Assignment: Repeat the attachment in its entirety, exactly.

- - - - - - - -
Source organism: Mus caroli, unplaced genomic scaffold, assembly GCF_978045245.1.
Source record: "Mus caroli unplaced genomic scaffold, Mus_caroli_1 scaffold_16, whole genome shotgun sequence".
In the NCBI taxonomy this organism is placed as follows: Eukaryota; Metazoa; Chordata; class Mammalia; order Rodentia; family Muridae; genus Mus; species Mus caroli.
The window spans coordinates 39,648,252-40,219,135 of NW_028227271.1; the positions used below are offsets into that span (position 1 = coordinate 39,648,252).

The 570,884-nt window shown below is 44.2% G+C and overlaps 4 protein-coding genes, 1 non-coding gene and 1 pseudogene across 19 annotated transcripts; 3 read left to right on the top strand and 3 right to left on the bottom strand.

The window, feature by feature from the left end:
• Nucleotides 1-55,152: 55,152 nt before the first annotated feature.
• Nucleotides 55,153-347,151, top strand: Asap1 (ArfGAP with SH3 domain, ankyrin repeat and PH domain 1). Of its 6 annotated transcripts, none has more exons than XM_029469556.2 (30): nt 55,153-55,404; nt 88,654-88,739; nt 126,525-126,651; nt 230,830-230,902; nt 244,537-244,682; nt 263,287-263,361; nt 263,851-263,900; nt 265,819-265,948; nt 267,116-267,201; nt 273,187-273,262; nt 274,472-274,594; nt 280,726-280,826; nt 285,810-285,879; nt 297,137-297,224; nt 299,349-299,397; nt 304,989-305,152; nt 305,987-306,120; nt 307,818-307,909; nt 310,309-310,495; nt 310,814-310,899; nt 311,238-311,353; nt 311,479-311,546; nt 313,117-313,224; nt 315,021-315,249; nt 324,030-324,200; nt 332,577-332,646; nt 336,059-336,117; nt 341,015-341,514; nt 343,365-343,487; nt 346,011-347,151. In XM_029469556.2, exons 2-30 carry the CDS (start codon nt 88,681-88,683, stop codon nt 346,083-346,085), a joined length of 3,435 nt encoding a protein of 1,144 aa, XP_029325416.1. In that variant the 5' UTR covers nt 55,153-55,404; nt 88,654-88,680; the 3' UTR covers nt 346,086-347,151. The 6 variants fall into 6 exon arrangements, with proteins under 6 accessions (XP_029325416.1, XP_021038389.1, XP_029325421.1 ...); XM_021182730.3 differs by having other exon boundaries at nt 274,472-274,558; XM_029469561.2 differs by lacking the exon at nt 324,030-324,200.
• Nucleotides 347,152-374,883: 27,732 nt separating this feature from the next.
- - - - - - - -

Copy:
Source organism: Mus caroli, unplaced genomic scaffold, assembly GCF_978045245.1.
Source record: "Mus caroli unplaced genomic scaffold, Mus_caroli_1 scaffold_16, whole genome shotgun sequence".
In the NCBI taxonomy this organism is placed as follows: Eukaryota; Metazoa; Chordata; class Mammalia; order Rodentia; family Muridae; genus Mus; species Mus caroli.
The window spans coordinates 39,648,252-40,219,135 of NW_028227271.1; the positions used below are offsets into that span (position 1 = coordinate 39,648,252).

The 570,884-nt window shown below is 44.2% G+C and overlaps 4 protein-coding genes, 1 non-coding gene and 1 pseudogene across 19 annotated transcripts; 3 read left to right on the top strand and 3 right to left on the bottom strand.

The window, feature by feature from the left end:
• Nucleotides 1-55,152: 55,152 nt before the first annotated feature.
• Nucleotides 55,153-347,151, top strand: Asap1 (ArfGAP with SH3 domain, ankyrin repeat and PH domain 1). Of its 6 annotated transcripts, none has more exons than XM_029469556.2 (30): nt 55,153-55,404; nt 88,654-88,739; nt 126,525-126,651; nt 230,830-230,902; nt 244,537-244,682; nt 263,287-263,361; nt 263,851-263,900; nt 265,819-265,948; nt 267,116-267,201; nt 273,187-273,262; nt 274,472-274,594; nt 280,726-280,826; nt 285,810-285,879; nt 297,137-297,224; nt 299,349-299,397; nt 304,989-305,152; nt 305,987-306,120; nt 307,818-307,909; nt 310,309-310,495; nt 310,814-310,899; nt 311,238-311,353; nt 311,479-311,546; nt 313,117-313,224; nt 315,021-315,249; nt 324,030-324,200; nt 332,577-332,646; nt 336,059-336,117; nt 341,015-341,514; nt 343,365-343,487; nt 346,011-347,151. In XM_029469556.2, exons 2-30 carry the CDS (start codon nt 88,681-88,683, stop codon nt 346,083-346,085), a joined length of 3,435 nt encoding a protein of 1,144 aa, XP_029325416.1. In that variant the 5' UTR covers nt 55,153-55,404; nt 88,654-88,680; the 3' UTR covers nt 346,086-347,151. The 6 variants fall into 6 exon arrangements, with proteins under 6 accessions (XP_029325416.1, XP_021038389.1, XP_029325421.1 ...); XM_021182730.3 differs by having other exon boundaries at nt 274,472-274,558; XM_029469561.2 differs by lacking the exon at nt 324,030-324,200.
• Nucleotides 347,152-374,883: 27,732 nt separating this feature from the next.